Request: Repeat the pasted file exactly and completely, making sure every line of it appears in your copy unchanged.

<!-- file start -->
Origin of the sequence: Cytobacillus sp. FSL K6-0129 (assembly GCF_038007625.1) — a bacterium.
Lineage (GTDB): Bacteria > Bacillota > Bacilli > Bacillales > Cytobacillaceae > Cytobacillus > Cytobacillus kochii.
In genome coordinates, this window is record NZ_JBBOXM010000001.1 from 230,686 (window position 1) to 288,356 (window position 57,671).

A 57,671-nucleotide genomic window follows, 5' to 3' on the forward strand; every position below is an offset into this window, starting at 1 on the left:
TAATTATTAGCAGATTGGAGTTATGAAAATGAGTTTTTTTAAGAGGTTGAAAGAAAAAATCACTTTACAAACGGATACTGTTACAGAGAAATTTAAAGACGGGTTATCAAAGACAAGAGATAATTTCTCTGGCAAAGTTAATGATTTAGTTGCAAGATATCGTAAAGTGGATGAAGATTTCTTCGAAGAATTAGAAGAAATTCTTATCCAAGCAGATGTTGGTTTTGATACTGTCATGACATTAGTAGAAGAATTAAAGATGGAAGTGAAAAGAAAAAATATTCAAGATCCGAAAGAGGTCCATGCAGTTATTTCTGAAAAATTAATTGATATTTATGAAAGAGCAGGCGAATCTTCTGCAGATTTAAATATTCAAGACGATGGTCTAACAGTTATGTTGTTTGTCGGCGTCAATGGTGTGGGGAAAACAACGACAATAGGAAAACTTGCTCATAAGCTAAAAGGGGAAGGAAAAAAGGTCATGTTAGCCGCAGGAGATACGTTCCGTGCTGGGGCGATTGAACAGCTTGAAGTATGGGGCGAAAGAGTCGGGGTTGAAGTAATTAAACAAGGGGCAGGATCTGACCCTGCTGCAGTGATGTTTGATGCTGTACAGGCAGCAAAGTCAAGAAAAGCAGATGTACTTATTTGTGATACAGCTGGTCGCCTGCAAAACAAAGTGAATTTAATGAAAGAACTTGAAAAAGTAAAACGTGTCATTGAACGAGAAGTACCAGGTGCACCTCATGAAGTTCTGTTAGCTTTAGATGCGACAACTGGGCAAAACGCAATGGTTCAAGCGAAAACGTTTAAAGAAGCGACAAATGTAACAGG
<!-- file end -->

Origin of the sequence: Cytobacillus sp. FSL K6-0129 (assembly GCF_038007625.1) — a bacterium.
Lineage (GTDB): Bacteria > Bacillota > Bacilli > Bacillales > Cytobacillaceae > Cytobacillus > Cytobacillus kochii.
In genome coordinates, this window is record NZ_JBBOXM010000001.1 from 230,686 (window position 1) to 288,356 (window position 57,671).

A 57,671-nucleotide genomic window follows, 5' to 3' on the forward strand; every position below is an offset into this window, starting at 1 on the left:
TAATTATTAGCAGATTGGAGTTATGAAAATGAGTTTTTTTAAGAGGTTGAAAGAAAAAATCACTTTACAAACGGATACTGTTACAGAGAAATTTAAAGACGGGTTATCAAAGACAAGAGATAATTTCTCTGGCAAAGTTAATGATTTAGTTGCAAGATATCGTAAAGTGGATGAAGATTTCTTCGAAGAATTAGAAGAAATTCTTATCCAAGCAGATGTTGGTTTTGATACTGTCATGACATTAGTAGAAGAATTAAAGATGGAAGTGAAAAGAAAAAATATTCAAGATCCGAAAGAGGTCCATGCAGTTATTTCTGAAAAATTAATTGATATTTATGAAAGAGCAGGCGAATCTTCTGCAGATTTAAATATTCAAGACGATGGTCTAACAGTTATGTTGTTTGTCGGCGTCAATGGTGTGGGGAAAACAACGACAATAGGAAAACTTGCTCATAAGCTAAAAGGGGAAGGAAAAAAGGTCATGTTAGCCGCAGGAGATACGTTCCGTGCTGGGGCGATTGAACAGCTTGAAGTATGGGGCGAAAGAGTCGGGGTTGAAGTAATTAAACAAGGGGCAGGATCTGACCCTGCTGCAGTGATGTTTGATGCTGTACAGGCAGCAAAGTCAAGAAAAGCAGATGTACTTATTTGTGATACAGCTGGTCGCCTGCAAAACAAAGTGAATTTAATGAAAGAACTTGAAAAAGTAAAACGTGTCATTGAACGAGAAGTACCAGGTGCACCTCATGAAGTTCTGTTAGCTTTAGATGCGACAACTGGGCAAAACGCAATGGTTCAAGCGAAAACGTTTAAAGAAGCGACAAATGTAACAGG